I’ll start with an unapologetic confession; I freaking love to vacuum. I used to feel a bit defensive about this proclivity, as such a chore has been historically derided as a woman’s work. A discussion of gender roles notwithstanding, I now proudly say that a good vacuuming session should be an appealing task for the mind of a man.
Think about this: restoring your dirty floors is one way to banish the chaos from your domicile. A vacuum is a tool offering instant gratification. With one fell swoop you can see the evidence (or lack thereof) of your handiwork. Thanks to Dyson, you’ll feel nearly omnipotent when you literally harness the power of a cyclone. It’s the ultimate domestic power trip. Before test driving the Dyson DC25, I wasn’t sure if the British brand was all hype or the real thing. I can now proudly say that their Ball technology can make over anyone into a floor-scouring superhero.
Hit the jump to hear more about my appliance love-fest with the Dyson DC25.
Yes, Dyson has a great back story, they run snappy advertisements sure to please the Anglophile in all of us, and their vacuums and appliances go beyond aesthetically pleasing in the looks department, but it’s their performance that really sets them apart. In brief, the DC25 really sucks. And in this case, that’s a very good thing.
I really can’t imagine a much better vacuum than the DC25, or the Ball as it may be affectionately and descriptively called. First of all, it offers powerful and continuous suction. This is the feature on which the Dyson brand reputation was originally built, and it’s as true as ever. The real revolution that this model offers comes via it’s Ball. The Ball equals unparalleled maneuverability (see photos). The DC25 isn’t exactly lightweight, but that doesn’t matter at all, as the vac glides effortlessly around any obstacles or furniture or children/pets. This is the sort of design feature that you didn’t know you couldn’t live without until you experienced it.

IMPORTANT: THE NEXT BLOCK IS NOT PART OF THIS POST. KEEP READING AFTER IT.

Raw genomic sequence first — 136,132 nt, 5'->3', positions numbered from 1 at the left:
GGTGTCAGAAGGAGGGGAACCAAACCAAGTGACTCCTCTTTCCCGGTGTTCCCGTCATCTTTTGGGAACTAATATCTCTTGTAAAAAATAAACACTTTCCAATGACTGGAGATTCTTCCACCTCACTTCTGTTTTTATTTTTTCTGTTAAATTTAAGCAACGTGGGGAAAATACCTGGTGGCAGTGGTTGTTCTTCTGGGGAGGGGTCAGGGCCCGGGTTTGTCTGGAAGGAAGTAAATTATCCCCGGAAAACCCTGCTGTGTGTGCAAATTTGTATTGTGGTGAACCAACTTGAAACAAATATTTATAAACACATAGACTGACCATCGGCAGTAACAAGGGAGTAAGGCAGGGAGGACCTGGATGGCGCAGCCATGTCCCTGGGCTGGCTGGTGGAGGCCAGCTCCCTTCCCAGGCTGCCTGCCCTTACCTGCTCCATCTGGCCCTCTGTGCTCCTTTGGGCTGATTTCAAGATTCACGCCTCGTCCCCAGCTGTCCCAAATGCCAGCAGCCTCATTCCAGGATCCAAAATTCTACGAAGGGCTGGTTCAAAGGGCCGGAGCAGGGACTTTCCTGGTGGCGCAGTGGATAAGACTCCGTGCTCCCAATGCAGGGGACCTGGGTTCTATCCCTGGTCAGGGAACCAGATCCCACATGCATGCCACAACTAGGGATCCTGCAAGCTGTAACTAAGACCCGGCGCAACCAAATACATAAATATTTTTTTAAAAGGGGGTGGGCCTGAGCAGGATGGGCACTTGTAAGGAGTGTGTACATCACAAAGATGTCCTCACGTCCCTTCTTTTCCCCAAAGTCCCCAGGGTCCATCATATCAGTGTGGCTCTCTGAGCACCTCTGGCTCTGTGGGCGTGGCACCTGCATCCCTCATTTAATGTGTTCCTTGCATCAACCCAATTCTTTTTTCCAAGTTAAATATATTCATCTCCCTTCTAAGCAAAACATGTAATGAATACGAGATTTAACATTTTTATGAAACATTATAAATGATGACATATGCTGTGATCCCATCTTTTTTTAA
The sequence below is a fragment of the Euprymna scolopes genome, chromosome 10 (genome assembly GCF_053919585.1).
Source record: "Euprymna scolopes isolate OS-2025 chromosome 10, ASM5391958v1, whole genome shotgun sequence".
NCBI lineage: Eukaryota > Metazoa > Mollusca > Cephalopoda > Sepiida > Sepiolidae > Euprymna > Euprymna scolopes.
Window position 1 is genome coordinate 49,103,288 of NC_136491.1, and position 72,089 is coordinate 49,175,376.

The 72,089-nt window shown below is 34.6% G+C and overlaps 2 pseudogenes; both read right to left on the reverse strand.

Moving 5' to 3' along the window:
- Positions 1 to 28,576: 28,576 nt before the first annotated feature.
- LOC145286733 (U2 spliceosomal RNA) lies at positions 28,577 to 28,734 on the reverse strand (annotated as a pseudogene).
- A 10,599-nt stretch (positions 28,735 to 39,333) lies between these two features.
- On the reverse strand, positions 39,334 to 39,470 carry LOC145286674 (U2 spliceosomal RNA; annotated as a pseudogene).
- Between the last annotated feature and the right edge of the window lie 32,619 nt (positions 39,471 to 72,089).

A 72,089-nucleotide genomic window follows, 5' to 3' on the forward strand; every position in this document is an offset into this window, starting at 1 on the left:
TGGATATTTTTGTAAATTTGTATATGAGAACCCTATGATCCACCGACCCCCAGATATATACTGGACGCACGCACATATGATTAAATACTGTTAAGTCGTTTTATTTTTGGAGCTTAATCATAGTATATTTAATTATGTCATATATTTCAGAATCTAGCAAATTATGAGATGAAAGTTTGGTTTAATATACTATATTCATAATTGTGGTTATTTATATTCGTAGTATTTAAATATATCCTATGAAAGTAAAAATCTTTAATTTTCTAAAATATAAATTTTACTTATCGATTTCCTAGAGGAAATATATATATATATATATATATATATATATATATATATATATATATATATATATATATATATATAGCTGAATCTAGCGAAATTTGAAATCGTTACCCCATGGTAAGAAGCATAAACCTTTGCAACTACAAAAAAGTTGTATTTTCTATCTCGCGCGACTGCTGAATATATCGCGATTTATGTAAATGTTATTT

Beyond that, the DC25 packs several other nifty features. A button right next to the power switch engages or shuts off the rotating bristle bar, the latter position being perfect for hard surface floors. The Dyson does an equally good job of cleaning the with its suction-only setting as it does dragging the refuse out of your carpets, thus living up to it’s “All Floor Types” billing. A nifty telescoping wand is built into the handle and, when engages, diverts the full force of the vac’s suction to its business end. The under-couch dust bunnies with which you currently coexist are no longer safe.
Where as you might think the Dyson line a touch on the extravagant side when it comes to price, bear in mind that many vacuums require the replacement of multiple filters and/or belts and hoses during their life cycle. The Dyson DC25, backed by a 5 year warranty, is having none of that. You simply wash out its lifetime HEPA filter at regular intervals. Just clean the cleaner, what a concept.
Just don’t fault me if I like to vacuum a little more than the average guy. It soothes my OCD tendencies. If you’re looking to actually get your floors clean, I heartily recommend the Ball or any of Dyson’s other serendipitously over-engineered tools of dust destruction. You might discover a new favorite past-time or, at the least, enjoy some domestic therapy.